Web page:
If individual cows have personalities, perhaps not as complex as our own, but no less singular, then that assessment may need to change. Once the storm had washed the herd into the ocean, some of the cattle, stricken by panic, would have quickly succumbed to water inhalation or exhaustion. Others, dragged farther and farther from land by the powerful currents of the seiche, might gradually have lost the spirit to fight on. But is it conceivable that three would keep going, drawing on exceptional mental toughness to push their bodies far beyond anything they’d endured before, in order to survive?

“I would use ‘willpower,’ ” Marino said. “I wouldn’t hesitate to use that term.”

No one will ever be certain exactly what the cows went through. Did the two that were later seen ashore together also make the swim that way? We don’t know. But we can hypothesize that the cows in the water would have tried to stay together. Studies show that even being able to see another cow reduces their stress. Together, they may have faced calamity with less fear. Perhaps that alone made the difference.

We can picture the three cows desperately blinking their eyes against the waves and the wind-driven spray, enduring the creeping cold in their bodies, the gradual ache and depletion in their muscles, the thirst and hunger after what may have been hours at sea, the maddening whine of the wind. Then finally seeing, or perhaps first smelling, land once again. Hearing the roar of the fearsome inlets and fighting to avoid being sucked into one.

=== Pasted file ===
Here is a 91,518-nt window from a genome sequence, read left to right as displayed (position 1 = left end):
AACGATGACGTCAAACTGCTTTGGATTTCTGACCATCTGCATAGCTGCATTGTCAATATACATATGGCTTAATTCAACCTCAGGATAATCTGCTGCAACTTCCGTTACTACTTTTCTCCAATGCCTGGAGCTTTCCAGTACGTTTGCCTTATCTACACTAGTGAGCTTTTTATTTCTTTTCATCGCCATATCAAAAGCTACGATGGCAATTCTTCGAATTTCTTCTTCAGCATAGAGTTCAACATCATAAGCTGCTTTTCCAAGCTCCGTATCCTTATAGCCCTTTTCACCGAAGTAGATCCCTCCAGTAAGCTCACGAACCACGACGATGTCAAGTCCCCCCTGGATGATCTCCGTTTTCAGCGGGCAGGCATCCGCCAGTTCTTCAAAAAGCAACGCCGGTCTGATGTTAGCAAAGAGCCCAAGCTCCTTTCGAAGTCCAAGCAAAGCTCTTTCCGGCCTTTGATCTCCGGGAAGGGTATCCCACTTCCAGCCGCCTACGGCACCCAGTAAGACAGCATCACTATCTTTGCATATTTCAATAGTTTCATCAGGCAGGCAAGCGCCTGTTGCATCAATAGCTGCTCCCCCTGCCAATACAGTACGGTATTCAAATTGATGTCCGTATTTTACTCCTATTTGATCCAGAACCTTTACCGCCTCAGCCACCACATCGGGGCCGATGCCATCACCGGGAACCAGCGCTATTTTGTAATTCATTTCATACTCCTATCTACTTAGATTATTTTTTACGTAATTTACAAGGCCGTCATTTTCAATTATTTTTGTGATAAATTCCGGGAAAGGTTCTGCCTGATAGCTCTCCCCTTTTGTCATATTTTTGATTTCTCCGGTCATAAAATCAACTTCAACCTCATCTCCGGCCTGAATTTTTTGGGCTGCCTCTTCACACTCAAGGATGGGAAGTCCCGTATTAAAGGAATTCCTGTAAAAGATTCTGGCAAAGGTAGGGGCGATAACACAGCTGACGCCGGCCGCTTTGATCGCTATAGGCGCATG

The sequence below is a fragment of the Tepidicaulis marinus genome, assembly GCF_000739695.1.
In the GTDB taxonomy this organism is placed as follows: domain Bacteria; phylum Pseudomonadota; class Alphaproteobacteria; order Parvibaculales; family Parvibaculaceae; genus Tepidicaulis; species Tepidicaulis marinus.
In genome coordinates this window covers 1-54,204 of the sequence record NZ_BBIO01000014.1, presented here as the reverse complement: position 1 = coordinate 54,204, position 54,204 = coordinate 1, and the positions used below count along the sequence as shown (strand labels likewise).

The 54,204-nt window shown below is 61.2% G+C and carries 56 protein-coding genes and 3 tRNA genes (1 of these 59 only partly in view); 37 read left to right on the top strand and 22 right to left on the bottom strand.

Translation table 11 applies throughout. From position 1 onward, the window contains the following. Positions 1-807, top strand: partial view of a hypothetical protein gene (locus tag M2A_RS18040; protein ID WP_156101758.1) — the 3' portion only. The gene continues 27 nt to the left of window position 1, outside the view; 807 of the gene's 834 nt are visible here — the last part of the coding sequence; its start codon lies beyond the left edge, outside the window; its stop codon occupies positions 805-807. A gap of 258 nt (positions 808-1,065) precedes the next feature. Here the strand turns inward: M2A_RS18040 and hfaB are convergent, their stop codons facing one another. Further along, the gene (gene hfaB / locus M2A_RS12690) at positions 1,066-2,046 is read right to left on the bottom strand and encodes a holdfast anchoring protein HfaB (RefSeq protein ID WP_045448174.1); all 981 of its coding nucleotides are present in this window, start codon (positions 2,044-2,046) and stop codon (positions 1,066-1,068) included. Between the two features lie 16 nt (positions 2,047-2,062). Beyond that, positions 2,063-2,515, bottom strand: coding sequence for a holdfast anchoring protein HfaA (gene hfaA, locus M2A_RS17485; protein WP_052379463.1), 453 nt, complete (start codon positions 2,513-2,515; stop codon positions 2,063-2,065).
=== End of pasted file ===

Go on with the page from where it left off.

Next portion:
Their hooves making contact with the sand.

Scrabbling to gain footing.

Surging onto the land as the water rushed between their legs, then dragged back toward the violent ocean.

Finally walking free, with a feeling like profound relief to be alive.

The question of what happened next can perhaps be told through another tale of animal survival. When Hurricane Fran struck in 1996, the storm surge that hit New Bern, North Carolina, flooded the offices of an auto salvage business to a depth of 16 inches. Inside was a junkyard dog named Petey, who stood ten inches tall. After the flood retreated, Petey’s owner found his dog alive but exhausted. When he saw that Petey was soaked with muddy, oily water up to its neck, he surmised that his pet had dog-paddled inside the building for as long as eight hours to survive. Here’s what animals do after such an ordeal: Petey slept for two days straight.

Though little used this way today, we do have a word for bovines that roam free like mustangs. They are mavericks. The term has roots in one Samuel A. Maverick of Texas, whose unbranded cattle got loose into the landscape around 1850. In one version of the story, the force that scattered his cows was a hurricane.

It’s fitting, then, that on November 21, 2019, it was the duty of six cowhands—complete with lassos, chaps, and spurs—to track down the three mavericks on North Core Banks. One of the men carried a rifle loaded with tranquilizer darts and Jeff West drove a Park Service ATV next to the cowhands astride their horses. The plan had always been to get the cows home, said West. That fact had not prevented fierce debate from breaking out online.

“Some people thought we should just kill them, be done with it,” West said. “Some people complained, ‘Why are we spending taxpayer dollars on this?’ Heard that more than once. Some people said we ought to just leave them alone, let them exist out there on the banks.”